In the video below, Dr. Paul Saladino reviews studies showing similar benefits for butter. For example, one eight-week-long randomized controlled trial found people who ate about 1.5 tablespoons of butter per day had lower levels of inflammation (based on inflammatory markers) at the end of the trial.

A Closer Look at OCFAs

To get a better idea of how OCFAs affect human health and prevent disease, the featured Scientific Reports paper conducted a series of in vitro and in vivo studies using 99% pure OCFAs. First, OCFAs were tested for peroxisome proliferator-activated receptor (PPAR) agonist activity.

There are three primary PPARs: α (alpha), δ (delta) and γ (gamma). PPARs are transcription factors known to reduce triglyceride levels when activated.11 They’re also involved in the regulation of metabolism and inflammation, and they do that by detecting and responding to the presence of dietary fats.12

Agonists are compounds that activate a given receptor, so what they were looking for was whether OCFAs might work by activating PPARs.

They also assessed the impact of OCFAs on mitochondrial function and the production of reactive oxygen species (ROS). Mitochondrial dysfunction is at the heart of all disease, and elevated ROS production, which is indicative of inflammation, is another hallmark of most, if not all, disease states.

OCFAs were also tested across a variety of human cell systems mimicking chronic inflammatory and fibrotic disease states. Next, the effects of oral OCFA supplementation were studied in in vivo models of cardiometabolic, inflammatory, liver, hematologic, and fibrotic diseases. Here’s a summary of what they found:13

  • C15:0 is a dual, partial agonist for PPARα (65.8%) and PPARδ (52.8%). Effective concentrations of C15:0 needed to reach half-maximum activities for PPARα and PPARδ were 11.5 and 2.7 micrometer (µM), respectively.
  • C15:0 repaired mitochondrial function and reduced mitochondrial ROS production in a dose-response u-curve. Mitochondrial function and reduced ROS were found in cells supplemented at doses of 10 µM, 20 µM and 50 µM, but at C15:0 concentrations of 100 µM and 200 µM, there were no differences in ROS production compared to non-supplemented controls.
  • C15:0 reduced proinflammatory and profibrotic states in the human cell systems tested. C17:0 also had these effects, but to a lesser degree.
  • According to the authors, “this study ... supports that a relatively minor increase in C15:0 concentrations (e.g. from 2.2 µM to 6.7 µM) can positively impact its anti-inflammatory and antifibrotic activities.”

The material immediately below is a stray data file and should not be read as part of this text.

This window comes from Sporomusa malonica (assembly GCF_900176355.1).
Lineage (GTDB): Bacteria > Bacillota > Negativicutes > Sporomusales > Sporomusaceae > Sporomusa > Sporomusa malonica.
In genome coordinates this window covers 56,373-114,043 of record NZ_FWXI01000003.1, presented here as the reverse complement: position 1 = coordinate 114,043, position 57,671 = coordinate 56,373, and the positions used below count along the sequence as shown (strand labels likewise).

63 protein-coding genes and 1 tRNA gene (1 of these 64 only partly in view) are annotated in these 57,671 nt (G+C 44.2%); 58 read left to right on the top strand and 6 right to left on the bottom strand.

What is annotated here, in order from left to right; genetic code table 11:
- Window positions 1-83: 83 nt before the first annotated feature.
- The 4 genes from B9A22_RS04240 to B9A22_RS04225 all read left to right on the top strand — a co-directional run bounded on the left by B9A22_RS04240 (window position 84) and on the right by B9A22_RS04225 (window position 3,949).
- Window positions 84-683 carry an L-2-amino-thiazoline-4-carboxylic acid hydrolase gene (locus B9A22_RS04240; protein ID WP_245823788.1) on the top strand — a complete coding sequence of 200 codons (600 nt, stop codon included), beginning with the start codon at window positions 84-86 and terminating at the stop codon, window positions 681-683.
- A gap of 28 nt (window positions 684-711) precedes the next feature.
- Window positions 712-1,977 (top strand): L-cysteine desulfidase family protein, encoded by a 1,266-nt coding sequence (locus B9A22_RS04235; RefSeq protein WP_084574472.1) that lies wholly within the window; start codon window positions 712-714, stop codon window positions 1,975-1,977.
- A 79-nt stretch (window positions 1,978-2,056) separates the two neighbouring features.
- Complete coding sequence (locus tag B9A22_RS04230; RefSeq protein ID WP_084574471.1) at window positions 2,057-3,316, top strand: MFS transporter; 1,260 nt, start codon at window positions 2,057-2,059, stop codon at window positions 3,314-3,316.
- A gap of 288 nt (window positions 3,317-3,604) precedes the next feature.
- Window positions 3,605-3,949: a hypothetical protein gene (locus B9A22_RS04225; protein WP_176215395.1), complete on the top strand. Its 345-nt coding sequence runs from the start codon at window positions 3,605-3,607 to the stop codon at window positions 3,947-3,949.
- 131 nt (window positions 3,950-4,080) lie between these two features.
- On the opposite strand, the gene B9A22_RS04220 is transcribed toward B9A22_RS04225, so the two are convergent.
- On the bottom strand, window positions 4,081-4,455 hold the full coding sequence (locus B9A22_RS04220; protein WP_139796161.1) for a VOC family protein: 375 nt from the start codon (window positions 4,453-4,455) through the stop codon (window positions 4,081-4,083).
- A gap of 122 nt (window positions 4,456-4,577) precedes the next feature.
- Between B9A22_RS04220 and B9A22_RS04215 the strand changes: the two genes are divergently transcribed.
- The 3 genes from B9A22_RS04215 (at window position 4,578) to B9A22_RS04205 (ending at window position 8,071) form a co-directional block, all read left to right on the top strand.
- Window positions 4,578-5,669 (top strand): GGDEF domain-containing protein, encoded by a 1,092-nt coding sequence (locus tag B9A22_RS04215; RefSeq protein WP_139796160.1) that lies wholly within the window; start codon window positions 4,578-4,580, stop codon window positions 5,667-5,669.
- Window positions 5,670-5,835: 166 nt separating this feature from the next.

• On a side note, µM is a unit of measure, not a dose. To convert µM to milligrams (mg), divide it by 1,000. So, a concentration of 2.2 µM equates to 0.0022 mg and 6.7 µM is 0.0067 mg.
  • Daily supplementation of C15:0 at a dose of 5 mg per kilo of bodyweight lowered inflammation, glucose and cholesterol levels in obese mice.
  • Daily supplementation of C15:0 at a dose of 35 mg per kilo of bodyweight improved hemolytic anemia in rabbits with diet-induced hypercholesterolemia, anemia and NASH, decreasing the loss of red blood cells and lowering new red blood cell production.

  • This dose also resulted in lower cholesterol, triglycerides, globulins, and platelets compared to non-supplemented diseased controls. Liver health indices also improved to the point they matched that of healthy controls. They had less severe liver fibrosis, and unlike the diseased controls, they did not progress from Stage 2 to Stage 3 fibrosis.
  • C15:0 had no off-target pharmacological activities and was noncytotoxic across the 12 human cell systems tested.
  • C17:0 is a PARδ agonist, with a maximum activity of 39.8%. To achieve half-maximum PPARδ activity, a concentration of 17.4 µM was required.
  • The ECSFs myristic acid (C14:0) and palmitic acid (C16:0) had similar activity as C15:0. Both are agonists for PPARα and PPARδ, leading the researchers to hypothesize that “carbon chain length may be a determinant of PPARα/δ binding.”
  • None of the saturated fatty acids had PPARγ agonist activity at concentrations below 100 µM.

What Dose of OCFA Will Achieve These Benefits?

To assess the dose required to achieve these kinds of benefits, they gave an oral dose of C15:0 at 35 mg per kilo of body weight to Sprague Dawley rats. Within 30 minutes, plasma concentrations of C15:0 were increased. Maximum concentration (20 µM) was achieved at one hour post-ingestion, and plasma levels remained above baseline for 24 hours.

“Thus, a single oral dose of C15:0 at 35 mg/kg succeeded in achieving our targeted active plasma concentrations in this rodent model, between 2.5 to 5 µg/ml (equivalent to 6.7 to 20 µM), from 1 to 8 hours post-dose,” the authors write.14 “Plasma total C17:0 levels also increased, albeit less so than C15:0, following a single oral dose of C15:0.”

To further evaluate the safety of C15:0, rats were dosed orally once a day for 14 days with increasing doses, up to 350 mg per kilo of body weight. No abnormalities were found, and there were also no significant differences in body weights, organ weight-to-body weight ratios, abnormal chemistry values or histologic observations between those who got the C15:0 and the controls.

C15:0 Is Likely an Essential Fat

Based on the findings from this investigation, the researchers concluded that C15:0 (but not C17:0) is most likely an essential fatty acid:15